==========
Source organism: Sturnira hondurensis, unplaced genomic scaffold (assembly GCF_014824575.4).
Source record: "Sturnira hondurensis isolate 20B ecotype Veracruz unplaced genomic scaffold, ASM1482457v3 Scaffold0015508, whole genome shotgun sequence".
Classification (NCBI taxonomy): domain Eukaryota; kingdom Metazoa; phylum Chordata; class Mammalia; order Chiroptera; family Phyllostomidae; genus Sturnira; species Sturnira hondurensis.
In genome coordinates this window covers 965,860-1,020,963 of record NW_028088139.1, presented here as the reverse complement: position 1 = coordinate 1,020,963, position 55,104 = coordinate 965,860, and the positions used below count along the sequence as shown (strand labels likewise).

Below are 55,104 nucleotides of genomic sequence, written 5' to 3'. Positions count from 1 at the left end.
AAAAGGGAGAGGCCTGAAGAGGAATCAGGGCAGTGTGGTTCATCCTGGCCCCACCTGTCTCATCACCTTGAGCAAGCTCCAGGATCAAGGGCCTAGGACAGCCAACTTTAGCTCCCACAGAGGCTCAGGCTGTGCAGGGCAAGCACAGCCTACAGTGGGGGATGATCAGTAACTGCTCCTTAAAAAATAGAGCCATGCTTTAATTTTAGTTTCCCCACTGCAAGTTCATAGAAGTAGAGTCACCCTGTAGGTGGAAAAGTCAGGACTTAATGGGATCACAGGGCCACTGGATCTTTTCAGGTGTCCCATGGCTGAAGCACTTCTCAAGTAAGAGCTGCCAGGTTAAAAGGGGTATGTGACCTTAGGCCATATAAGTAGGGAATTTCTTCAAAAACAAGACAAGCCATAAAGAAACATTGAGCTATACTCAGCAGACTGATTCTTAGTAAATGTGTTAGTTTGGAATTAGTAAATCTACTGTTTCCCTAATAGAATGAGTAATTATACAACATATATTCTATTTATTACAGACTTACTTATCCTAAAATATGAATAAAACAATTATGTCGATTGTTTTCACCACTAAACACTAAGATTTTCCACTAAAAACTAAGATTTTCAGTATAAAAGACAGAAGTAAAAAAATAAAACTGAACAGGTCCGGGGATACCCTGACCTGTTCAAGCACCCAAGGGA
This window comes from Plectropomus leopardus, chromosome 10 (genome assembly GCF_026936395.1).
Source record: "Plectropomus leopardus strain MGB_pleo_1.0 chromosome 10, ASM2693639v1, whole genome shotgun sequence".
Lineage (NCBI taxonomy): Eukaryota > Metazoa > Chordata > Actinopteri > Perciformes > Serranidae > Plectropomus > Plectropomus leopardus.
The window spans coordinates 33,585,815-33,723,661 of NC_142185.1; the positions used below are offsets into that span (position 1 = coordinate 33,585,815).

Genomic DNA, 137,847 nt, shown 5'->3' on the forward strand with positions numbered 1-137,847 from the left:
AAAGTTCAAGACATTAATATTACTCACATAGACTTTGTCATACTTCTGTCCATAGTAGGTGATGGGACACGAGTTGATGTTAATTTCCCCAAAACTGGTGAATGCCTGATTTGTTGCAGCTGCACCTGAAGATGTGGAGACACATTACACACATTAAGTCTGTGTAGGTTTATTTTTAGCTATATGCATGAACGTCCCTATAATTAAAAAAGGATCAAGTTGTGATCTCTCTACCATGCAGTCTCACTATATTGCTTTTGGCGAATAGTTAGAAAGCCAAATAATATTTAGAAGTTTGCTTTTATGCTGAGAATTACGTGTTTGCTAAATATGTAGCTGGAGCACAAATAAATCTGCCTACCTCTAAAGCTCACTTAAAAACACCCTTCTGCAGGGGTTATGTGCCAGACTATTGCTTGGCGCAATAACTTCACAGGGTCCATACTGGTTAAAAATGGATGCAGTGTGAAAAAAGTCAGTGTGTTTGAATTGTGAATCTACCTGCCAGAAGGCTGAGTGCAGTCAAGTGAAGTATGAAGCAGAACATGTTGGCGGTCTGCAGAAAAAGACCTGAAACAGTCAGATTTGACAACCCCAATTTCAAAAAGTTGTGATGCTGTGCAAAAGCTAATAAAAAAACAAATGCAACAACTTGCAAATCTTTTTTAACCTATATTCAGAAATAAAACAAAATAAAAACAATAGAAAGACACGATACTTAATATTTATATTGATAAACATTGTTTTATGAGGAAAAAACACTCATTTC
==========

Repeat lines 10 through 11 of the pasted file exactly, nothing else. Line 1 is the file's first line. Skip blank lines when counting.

The window spans coordinates 33,585,815-33,723,661 of NC_142185.1; the positions used below are offsets into that span (position 1 = coordinate 33,585,815).

Genomic DNA, 137,847 nt, shown 5'->3' on the forward strand with positions numbered 1-137,847 from the left: